Posted by Sadie from ? (22.214.171.124) on Monday, July 28, 2003 at 10:08AM :
CHECK OUT MARS IN AUGUST!!!
Never again in your (or my) lifetime will the Red Planet be so
spectacular. This month and next Earth is catching up with Mars, an
encounter that will culminate in the closest approach between the two
planets in recorded history. The next time Mars may come this close
is in 2287. Due to the way Jupiter's gravity tugs on Mars and
perturbs its orbit, astronomers can only be certain that Mars has not
come this close to Earth in the last 5,000 years but it may be as long
as 60,000 years. The encounter will culminate on August 27th when
Mars comes to within 34,649,589 miles and will be (next to the moon)
the brightest object in the night sky. It will attain a magnitude of
-2.9 and will appear 25.11 arc seconds wide. At a modest 75-power
magnification Mars will look as large as the full moon to the naked
Mars will be easy to spot. At the beginning of August Mars will rise
in the east at 10 p.m. and reach its azimuth at about 3 a.m. But by
the end of August when the two planets are closest, Mars will rise at
nightfall and reach its highest point in the sky at 12:30 a.m. That's
pretty convenient when it comes to seeing
something that no human has seen in recorded history.
So, mark your calendar at the beginning of August to see Mars grow
progressively brighter and brighter throughout the month. Share this!
No one alive today will ever see this again.
Thursday, July 1, 1999 Published at 09:54 GMT 10:54 UK
World's oldest telescope?
PICTURE: Is this the oldest telescope lens in the world?
By BBC News Online Science Editor Dr David Whitehouse
If one Italian scientist is correct then the telescope was not invented sometime in the 16th century by Dutch spectacle makers, but by ancient Assyrian astronomers nearly three thousand years earlier.
AUDIO FILE: BBC News' Dominic Hughes: This could mean that the telescope was invented two and a half thousand years earlier
According to Professor Giovanni Pettinato of the University of Rome, a rock crystal lens, currently on show in the British museum, could rewrite the history of science. He believes that it could explain why the ancient Assyrians knew so much about astronomy.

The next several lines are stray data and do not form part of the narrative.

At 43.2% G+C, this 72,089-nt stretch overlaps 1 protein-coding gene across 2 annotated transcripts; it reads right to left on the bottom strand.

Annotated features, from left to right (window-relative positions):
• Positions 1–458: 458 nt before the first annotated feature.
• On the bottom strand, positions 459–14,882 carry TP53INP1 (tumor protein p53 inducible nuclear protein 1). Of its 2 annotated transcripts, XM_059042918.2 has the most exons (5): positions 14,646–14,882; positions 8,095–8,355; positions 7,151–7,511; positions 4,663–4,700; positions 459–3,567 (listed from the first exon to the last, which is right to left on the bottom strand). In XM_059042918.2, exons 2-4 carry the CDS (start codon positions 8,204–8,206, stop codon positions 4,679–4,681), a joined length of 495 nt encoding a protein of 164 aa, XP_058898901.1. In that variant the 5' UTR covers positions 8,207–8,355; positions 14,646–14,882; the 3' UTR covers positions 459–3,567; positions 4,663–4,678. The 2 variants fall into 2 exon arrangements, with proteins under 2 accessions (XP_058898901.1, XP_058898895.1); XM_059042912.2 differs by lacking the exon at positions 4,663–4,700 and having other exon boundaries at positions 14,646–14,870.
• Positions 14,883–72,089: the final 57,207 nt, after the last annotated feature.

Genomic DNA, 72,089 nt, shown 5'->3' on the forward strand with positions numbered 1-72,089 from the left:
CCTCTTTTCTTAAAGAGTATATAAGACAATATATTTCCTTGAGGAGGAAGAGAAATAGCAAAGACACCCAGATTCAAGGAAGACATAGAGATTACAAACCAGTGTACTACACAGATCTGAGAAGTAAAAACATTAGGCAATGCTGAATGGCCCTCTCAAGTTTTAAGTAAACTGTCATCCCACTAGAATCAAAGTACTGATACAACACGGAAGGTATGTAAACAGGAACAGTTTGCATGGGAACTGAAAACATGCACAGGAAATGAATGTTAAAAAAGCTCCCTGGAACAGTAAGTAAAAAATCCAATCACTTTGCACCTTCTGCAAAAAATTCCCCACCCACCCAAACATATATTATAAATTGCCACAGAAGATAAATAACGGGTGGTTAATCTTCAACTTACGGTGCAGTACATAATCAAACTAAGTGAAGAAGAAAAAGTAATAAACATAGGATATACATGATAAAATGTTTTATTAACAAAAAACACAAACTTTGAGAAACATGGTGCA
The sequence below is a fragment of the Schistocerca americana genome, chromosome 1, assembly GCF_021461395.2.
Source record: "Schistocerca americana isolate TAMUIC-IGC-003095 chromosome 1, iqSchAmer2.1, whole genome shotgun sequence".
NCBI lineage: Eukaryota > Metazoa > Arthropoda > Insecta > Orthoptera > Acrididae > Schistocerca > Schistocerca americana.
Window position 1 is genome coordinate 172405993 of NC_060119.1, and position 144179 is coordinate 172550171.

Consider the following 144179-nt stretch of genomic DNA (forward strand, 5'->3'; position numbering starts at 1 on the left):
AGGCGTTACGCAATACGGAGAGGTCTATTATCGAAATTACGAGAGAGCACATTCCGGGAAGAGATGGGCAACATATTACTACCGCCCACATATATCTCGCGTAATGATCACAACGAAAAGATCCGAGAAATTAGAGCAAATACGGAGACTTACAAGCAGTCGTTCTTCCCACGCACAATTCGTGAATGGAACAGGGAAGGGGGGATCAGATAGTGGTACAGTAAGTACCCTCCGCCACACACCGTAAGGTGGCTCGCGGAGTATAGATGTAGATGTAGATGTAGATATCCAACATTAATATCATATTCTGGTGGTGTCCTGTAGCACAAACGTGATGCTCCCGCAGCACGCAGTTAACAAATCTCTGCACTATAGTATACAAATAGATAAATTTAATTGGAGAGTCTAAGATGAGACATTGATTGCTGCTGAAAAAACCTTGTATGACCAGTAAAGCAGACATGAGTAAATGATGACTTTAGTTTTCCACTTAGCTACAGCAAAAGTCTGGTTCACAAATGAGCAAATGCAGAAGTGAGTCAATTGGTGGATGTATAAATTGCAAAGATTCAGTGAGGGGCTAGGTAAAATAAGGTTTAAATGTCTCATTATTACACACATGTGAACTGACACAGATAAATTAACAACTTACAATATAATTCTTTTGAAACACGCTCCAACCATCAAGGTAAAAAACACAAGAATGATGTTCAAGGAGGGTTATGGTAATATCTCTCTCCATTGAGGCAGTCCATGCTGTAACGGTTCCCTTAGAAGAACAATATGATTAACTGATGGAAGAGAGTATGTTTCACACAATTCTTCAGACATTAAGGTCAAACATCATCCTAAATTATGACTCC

But experts on Assyrian archaeology are unconvinced. They say that the lens is of such low quality that it would have been a poor aid to vision.
It is called the Nimrud lens and it was found in 1850 by the legendary archaeologist Sir John Layard, during an epic series of excavations at the palace of Nimrud in what is now Iraq.
Upon his return to England, he showed the lens to physicist Sir David Brewer who thought it could have been used as a magnifying glass or to concentrate the Sun's rays.
Used as a magnifying glass, it could have been useful to Assyrian craftsman who often made intricate seals and produced minuscule texts on clay tablets using a wedge-shaped script.
It is a theory many scientists might be prepared to accept, but the idea that the rock crystal was part of a telescope is something else. To get from a lens to a telescope, they say, is an enormous leap.
Professor Pettinato counters by asking for an explanation of how the ancient Assyrians regarded the planet Saturn as a god surrounded by a ring of serpents?
Could they not have seen Saturn's rings through their telescope and interpreted them as serpents? An unconvincing argument, say experts. The Assyrians saw serpents everywhere. And why is it in their many astronomical reports on clay tablets there is no mention of such a device?
The conventional understanding of the invention of the telescope is that it was developed in the 16th century by Dutch spectacle-makers who held one lens in front of another.
One thing is sure: Galileo did not invent it - a common misconception - although he was one of the first to turn it towards the sky. By then, lenses used as spectacles had been known for hundreds of years at least, and it has been a puzzle to historians why it took so long for the telescope to be invented.
Commercial and military use
It may have been developed and then forgotten, or even kept secret. However, experts regard this as unlikely given the commercial and military uses that a telescope could serve.
Whatever its origin, as ornament, as magnifying lens or part of a telescope, the Nimrud lens is the oldest lens in the world. Looking at it evokes mystery and wonder. It can be seen in room 55 of the British Museum, in case 9 of the Lower Mesopotamian Gallery
It may not be unique. Another, possibly 5th century BC, lens was found in a sacred cave on Mount Ida on Crete. It was more powerful and of far better quality than the Nimrud lens.
Also, Roman writers Pliny and Seneca refer to a lens used by an engraver in Pompeii. So perhaps the ancients knew more about lenses than we give them credit for.
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